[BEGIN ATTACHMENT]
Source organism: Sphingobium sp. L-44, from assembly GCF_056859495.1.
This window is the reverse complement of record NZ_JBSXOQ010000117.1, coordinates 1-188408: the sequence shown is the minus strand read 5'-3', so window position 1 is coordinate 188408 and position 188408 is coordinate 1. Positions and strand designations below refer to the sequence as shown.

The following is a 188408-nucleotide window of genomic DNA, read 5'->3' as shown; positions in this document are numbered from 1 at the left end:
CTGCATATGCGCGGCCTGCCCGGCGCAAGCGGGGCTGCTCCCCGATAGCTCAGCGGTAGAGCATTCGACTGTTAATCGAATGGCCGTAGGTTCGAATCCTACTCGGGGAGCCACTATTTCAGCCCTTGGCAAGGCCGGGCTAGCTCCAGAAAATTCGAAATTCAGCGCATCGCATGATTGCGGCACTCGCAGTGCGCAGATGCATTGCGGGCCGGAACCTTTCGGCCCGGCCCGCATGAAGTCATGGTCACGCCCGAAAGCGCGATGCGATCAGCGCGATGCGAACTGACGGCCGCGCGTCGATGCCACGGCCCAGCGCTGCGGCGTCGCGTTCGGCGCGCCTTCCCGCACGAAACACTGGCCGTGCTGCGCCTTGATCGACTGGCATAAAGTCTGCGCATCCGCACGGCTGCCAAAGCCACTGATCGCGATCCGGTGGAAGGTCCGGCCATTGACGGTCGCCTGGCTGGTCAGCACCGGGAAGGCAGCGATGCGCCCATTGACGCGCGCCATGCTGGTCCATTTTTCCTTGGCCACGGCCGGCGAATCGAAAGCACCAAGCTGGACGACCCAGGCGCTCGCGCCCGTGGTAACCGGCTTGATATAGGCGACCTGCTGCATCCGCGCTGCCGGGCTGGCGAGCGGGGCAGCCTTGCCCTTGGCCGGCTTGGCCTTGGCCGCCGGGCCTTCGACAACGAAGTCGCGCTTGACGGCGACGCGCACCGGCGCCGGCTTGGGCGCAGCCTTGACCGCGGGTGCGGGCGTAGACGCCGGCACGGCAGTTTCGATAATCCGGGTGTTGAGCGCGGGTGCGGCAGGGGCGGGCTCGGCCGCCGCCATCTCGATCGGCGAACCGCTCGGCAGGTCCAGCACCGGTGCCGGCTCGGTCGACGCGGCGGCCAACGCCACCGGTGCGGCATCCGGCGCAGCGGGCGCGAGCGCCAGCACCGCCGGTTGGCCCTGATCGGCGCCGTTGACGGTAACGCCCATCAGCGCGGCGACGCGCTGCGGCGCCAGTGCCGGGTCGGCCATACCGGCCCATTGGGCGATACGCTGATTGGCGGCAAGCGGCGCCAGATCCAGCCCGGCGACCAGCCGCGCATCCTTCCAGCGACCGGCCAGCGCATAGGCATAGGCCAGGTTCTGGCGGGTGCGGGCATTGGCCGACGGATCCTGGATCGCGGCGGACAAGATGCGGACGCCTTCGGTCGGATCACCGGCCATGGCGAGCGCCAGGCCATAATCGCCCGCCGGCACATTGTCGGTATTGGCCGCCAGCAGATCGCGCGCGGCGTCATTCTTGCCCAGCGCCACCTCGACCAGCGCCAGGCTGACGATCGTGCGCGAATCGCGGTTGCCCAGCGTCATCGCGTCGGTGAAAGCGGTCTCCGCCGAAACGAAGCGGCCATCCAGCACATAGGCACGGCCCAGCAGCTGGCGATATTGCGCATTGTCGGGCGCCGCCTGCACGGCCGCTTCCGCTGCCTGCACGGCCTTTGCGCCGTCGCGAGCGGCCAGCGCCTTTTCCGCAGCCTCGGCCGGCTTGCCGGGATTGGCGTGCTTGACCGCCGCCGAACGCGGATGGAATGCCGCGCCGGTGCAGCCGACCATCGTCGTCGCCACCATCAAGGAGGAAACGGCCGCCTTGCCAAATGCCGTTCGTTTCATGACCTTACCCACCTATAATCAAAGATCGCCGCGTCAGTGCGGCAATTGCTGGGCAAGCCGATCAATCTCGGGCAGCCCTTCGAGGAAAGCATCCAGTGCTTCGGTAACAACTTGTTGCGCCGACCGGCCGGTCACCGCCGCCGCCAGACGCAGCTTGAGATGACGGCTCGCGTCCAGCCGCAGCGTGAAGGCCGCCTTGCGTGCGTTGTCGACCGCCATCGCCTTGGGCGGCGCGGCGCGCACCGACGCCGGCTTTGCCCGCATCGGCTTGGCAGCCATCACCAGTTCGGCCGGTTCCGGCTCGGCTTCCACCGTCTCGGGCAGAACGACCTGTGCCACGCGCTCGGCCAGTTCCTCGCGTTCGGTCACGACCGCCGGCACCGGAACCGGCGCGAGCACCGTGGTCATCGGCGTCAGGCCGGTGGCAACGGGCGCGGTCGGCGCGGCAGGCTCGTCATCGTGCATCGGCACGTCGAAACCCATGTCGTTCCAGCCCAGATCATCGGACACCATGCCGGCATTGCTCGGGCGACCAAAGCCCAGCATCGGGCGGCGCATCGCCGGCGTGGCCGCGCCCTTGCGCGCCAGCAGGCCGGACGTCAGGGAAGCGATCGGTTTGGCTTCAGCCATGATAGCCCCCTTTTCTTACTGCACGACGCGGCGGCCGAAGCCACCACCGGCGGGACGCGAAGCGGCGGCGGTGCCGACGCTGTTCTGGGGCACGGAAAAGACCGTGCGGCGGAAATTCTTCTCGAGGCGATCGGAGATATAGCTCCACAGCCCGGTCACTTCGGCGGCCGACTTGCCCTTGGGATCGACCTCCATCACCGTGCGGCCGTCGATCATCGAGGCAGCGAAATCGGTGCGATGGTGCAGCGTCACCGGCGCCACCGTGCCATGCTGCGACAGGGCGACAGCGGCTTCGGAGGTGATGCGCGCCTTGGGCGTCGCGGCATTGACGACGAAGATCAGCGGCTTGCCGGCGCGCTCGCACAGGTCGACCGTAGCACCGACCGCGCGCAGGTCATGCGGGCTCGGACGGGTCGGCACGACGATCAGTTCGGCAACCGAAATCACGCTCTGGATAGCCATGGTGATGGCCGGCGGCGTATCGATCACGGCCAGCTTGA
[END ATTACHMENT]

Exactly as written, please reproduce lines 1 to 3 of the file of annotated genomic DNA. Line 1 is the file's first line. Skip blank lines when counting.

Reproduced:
Source organism: Sphingobium sp. L-44, from assembly GCF_056859495.1.
This window is the reverse complement of record NZ_JBSXOQ010000117.1, coordinates 1-188408: the sequence shown is the minus strand read 5'-3', so window position 1 is coordinate 188408 and position 188408 is coordinate 1. Positions and strand designations below refer to the sequence as shown.

The following is a 188408-nucleotide window of genomic DNA, read 5'->3' as shown; positions in this document are numbered from 1 at the left end: